- The Washington Times - Monday, August 14, 2006

Note: This is final part of a three part series. Part one can be read here, and part two, here.

Even though Michael Dorn’s work is mightily highlighted in Paramount Home Video latest DVD set “Star Trek Fan Collective - Klingon” ($38.99), he does not provide a commentary track for his legion of Klingon fans anywhere on the four discs.

So here’s a chance to read what could never be heard. It’s part three of an interview with the man who brought Worf to life.

Q. Would you, if you could, change the course of your career or are you comfortable with your association with Lt. Worf?

A. I think they missed an opportunity in “Deep Space Nine” to break open the character, but they had other concerns with other characters and keeping a balance in the show. But they could have had him break out further.

They missed that opportunity and it would have been a great time for him to expand, and it would have made the show better.

The only other thing I would have done was to grow Troi and Worf’s relationship. It was a great relationship. Deanna Troi had great empathy; she was smart, feminine, all of things that Worf is not. Talk about opposites. That relationship would have been incredible; however the one between Jadzia Dax and Worf was great.

She was one of the most fabulous actresses to work with and when we got together, the stuff that they wrote had nothing to do with what we ended up with.

In “Deep Space Nine,” if they would have expanded the characters and the relationship. Worf and Dax spent more time in sick bay because their foreplay was so violent, and it would have been interesting to have seen what that was all about, but they did not mine that field.

Q. Do you have a favorite season from the Trek shows?

A. It was a little rocky at first, as people jockeyed for position as they got settled into their roles and the set. I had second thoughts at first, but my manager and agent got me to give it a year, and it all worked out.

The middle to the end where the best years for the character. For an orphan Worf had more relatives than anyone else. All of a sudden, I had a father, a brother, a son, a mate.

Q. Why did this cast work so well together?

A. It is a matter of people being extremely professional and it is all about the work not the ego. That and when you have all those great actors, you can’t help but come out with a great product, for whatever it is worth. Gene [Roddenberry] is the one that hired us, and he created another wonderful cast and he did a great job, put it together.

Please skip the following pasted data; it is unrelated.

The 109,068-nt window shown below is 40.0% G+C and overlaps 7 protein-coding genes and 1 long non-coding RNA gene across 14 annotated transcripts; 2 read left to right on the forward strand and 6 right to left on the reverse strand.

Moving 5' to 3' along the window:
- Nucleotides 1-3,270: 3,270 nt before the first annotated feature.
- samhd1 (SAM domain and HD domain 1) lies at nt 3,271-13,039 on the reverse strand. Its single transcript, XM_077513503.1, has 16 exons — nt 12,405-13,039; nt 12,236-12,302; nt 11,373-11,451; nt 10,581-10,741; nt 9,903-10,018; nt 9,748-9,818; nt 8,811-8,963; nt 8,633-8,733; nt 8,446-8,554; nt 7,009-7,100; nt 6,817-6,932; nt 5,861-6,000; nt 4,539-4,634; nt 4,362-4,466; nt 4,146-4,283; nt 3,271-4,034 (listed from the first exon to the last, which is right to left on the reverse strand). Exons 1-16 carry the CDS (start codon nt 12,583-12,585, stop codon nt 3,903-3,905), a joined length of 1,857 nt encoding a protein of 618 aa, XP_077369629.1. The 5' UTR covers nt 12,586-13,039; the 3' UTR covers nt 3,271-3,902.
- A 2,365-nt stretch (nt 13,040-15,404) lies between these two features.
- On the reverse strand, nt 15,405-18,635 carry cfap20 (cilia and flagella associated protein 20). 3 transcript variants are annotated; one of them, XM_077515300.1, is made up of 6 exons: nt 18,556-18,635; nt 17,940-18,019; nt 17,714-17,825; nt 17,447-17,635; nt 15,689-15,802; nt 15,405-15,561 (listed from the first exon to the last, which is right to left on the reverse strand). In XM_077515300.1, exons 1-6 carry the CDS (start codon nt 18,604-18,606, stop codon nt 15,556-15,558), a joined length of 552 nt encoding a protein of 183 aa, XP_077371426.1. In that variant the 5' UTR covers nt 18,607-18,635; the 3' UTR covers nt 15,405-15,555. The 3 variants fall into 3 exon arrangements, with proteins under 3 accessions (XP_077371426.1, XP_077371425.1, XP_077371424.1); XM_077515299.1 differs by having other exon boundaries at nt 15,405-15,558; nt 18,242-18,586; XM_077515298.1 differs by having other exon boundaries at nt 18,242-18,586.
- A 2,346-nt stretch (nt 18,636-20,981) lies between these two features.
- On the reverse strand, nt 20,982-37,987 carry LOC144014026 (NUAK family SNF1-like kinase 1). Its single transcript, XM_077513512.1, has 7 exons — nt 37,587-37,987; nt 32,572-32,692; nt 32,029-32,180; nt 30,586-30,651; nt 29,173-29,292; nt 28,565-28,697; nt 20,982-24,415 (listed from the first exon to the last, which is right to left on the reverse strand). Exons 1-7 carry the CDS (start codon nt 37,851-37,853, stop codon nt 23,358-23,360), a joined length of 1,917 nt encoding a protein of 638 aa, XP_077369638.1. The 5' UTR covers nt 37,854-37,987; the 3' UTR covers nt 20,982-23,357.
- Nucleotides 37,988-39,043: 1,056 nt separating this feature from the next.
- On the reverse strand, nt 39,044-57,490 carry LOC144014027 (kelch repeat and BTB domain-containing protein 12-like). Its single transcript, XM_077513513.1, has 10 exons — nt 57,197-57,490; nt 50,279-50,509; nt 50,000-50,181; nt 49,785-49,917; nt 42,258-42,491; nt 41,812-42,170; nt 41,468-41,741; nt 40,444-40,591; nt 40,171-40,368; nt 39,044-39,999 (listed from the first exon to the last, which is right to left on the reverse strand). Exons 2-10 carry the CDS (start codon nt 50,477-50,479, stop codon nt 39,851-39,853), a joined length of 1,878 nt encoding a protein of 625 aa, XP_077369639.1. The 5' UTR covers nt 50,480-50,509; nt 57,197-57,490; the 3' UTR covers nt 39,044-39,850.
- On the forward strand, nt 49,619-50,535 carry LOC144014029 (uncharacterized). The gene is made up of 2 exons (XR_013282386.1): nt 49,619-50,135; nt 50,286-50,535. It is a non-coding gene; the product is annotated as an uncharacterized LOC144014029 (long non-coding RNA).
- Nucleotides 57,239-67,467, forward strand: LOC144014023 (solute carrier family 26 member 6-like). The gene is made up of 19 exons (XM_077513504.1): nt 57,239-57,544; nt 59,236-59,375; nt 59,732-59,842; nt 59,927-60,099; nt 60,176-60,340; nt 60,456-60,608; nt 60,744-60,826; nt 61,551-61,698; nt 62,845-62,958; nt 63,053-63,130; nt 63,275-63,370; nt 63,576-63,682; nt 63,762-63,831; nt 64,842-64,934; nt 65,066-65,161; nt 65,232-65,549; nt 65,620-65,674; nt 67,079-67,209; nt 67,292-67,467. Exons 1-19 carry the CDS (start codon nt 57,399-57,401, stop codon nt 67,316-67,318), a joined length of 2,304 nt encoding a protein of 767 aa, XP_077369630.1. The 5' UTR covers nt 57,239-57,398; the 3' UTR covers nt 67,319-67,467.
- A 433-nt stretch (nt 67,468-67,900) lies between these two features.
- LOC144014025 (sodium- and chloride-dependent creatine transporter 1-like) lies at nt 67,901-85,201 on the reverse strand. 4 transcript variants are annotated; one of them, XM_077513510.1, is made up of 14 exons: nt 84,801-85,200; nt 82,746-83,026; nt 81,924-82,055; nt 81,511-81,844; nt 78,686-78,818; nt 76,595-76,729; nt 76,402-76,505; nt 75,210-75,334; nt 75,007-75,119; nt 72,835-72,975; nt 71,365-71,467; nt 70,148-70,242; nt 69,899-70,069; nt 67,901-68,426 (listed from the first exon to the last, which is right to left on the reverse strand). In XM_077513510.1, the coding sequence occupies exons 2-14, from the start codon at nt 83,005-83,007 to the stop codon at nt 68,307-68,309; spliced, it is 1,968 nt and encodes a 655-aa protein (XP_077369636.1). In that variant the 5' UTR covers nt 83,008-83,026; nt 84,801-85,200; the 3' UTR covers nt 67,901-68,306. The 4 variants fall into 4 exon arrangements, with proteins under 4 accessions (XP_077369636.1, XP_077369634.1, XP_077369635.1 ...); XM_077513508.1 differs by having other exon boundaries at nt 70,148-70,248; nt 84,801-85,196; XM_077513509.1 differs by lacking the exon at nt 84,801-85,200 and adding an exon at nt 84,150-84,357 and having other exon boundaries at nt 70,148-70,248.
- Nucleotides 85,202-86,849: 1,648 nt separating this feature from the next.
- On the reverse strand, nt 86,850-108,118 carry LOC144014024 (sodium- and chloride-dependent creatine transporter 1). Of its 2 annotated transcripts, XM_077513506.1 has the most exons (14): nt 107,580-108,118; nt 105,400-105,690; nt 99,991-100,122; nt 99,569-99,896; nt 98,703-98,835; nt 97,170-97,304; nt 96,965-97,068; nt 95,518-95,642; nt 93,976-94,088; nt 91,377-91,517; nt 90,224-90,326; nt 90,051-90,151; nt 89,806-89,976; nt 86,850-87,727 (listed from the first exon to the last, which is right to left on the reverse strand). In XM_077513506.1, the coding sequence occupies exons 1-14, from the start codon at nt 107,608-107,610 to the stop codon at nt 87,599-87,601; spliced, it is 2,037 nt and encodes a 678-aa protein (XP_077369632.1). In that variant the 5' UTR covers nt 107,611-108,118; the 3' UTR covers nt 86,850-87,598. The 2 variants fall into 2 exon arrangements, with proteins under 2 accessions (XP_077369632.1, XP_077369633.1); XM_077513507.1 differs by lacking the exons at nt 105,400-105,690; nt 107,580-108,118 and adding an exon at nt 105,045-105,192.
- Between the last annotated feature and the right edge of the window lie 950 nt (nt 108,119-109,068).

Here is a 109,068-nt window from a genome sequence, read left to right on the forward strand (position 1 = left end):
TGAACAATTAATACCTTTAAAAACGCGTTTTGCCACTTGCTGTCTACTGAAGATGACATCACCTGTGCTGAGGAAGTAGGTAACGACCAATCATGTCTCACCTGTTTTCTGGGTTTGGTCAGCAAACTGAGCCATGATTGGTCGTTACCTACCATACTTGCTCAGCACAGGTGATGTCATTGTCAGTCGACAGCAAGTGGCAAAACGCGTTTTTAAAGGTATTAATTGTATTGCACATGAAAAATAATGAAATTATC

Q. Do you stay in touch with the cast?

A. Of course, I saw Gates McFadden the other day, I also saw Jonathan Frakes and I am having lunch with Brent Spiner today. I also see LeVar Burton often.

Q. You are a part of the collective of Pop Culture history. What are some of your favorite entertainment/pop entertainment culture pursuits - comic books, movies, television?

A. I like kind of edgy animation. The stuff I did for “Cow and Chicken,” that was fun, edgy and adult. However, a full circuit for me is working on the Warner Bros. cartoons. Bugs Bunny and those earlier cartoons were edgy, and with a lot of adult humor for their time. I had become a big fan of that and recently I was asked to work on Duck Dodgers which was a lot of fun.

There is also the odd stuff, like “South Park.” Patrick [Stewart] was also a “South Park” guest. I enjoy the odd stuff. For “South Park” it was only a few lines, but they wanted me on there.

Star Trek Update: Bethesda Softworks has signed all five actors, who portrayed Captains on the various Star Trek television shows, to provide voiceovers for its upcoming video game Star Trek: Legacy. The game (for Xbox 360 and PC) places the player in the role of an Admiral of over 60 authentic spaceships from the Trek universe.

Actors William Shatner (Captain James T. Kirk), Patrick Stewart (Captain Jean-Luc Picard), Avery Brooks (Captain Benjamin Lafayette Sisko), Kate Mulgrew (Captain Kathryn Janeway) and Scott Bakula (Captain Jonathan Archer) will be taking part in the virtual fun.

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